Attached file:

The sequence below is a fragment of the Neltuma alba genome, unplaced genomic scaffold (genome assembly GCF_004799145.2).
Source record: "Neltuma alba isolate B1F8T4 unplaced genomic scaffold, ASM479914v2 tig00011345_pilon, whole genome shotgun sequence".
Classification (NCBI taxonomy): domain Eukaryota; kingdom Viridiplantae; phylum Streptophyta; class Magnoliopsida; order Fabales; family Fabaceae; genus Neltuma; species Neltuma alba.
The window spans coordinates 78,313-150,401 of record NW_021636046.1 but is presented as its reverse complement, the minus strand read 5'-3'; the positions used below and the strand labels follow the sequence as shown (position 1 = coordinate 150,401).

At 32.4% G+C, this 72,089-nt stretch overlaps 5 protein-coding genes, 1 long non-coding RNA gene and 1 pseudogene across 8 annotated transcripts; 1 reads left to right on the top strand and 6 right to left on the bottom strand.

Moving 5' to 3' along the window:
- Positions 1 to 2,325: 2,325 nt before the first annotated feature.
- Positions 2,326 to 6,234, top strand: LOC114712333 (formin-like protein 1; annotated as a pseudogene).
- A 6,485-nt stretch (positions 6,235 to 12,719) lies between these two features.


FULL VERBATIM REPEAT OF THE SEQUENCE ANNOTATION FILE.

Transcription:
The sequence below is a fragment of the Neltuma alba genome, unplaced genomic scaffold (genome assembly GCF_004799145.2).
Source record: "Neltuma alba isolate B1F8T4 unplaced genomic scaffold, ASM479914v2 tig00011345_pilon, whole genome shotgun sequence".
Classification (NCBI taxonomy): domain Eukaryota; kingdom Viridiplantae; phylum Streptophyta; class Magnoliopsida; order Fabales; family Fabaceae; genus Neltuma; species Neltuma alba.
The window spans coordinates 78,313-150,401 of record NW_021636046.1 but is presented as its reverse complement, the minus strand read 5'-3'; the positions used below and the strand labels follow the sequence as shown (position 1 = coordinate 150,401).

At 32.4% G+C, this 72,089-nt stretch overlaps 5 protein-coding genes, 1 long non-coding RNA gene and 1 pseudogene across 8 annotated transcripts; 1 reads left to right on the top strand and 6 right to left on the bottom strand.

Moving 5' to 3' along the window:
- Positions 1 to 2,325: 2,325 nt before the first annotated feature.
- Positions 2,326 to 6,234, top strand: LOC114712333 (formin-like protein 1; annotated as a pseudogene).
- A 6,485-nt stretch (positions 6,235 to 12,719) lies between these two features.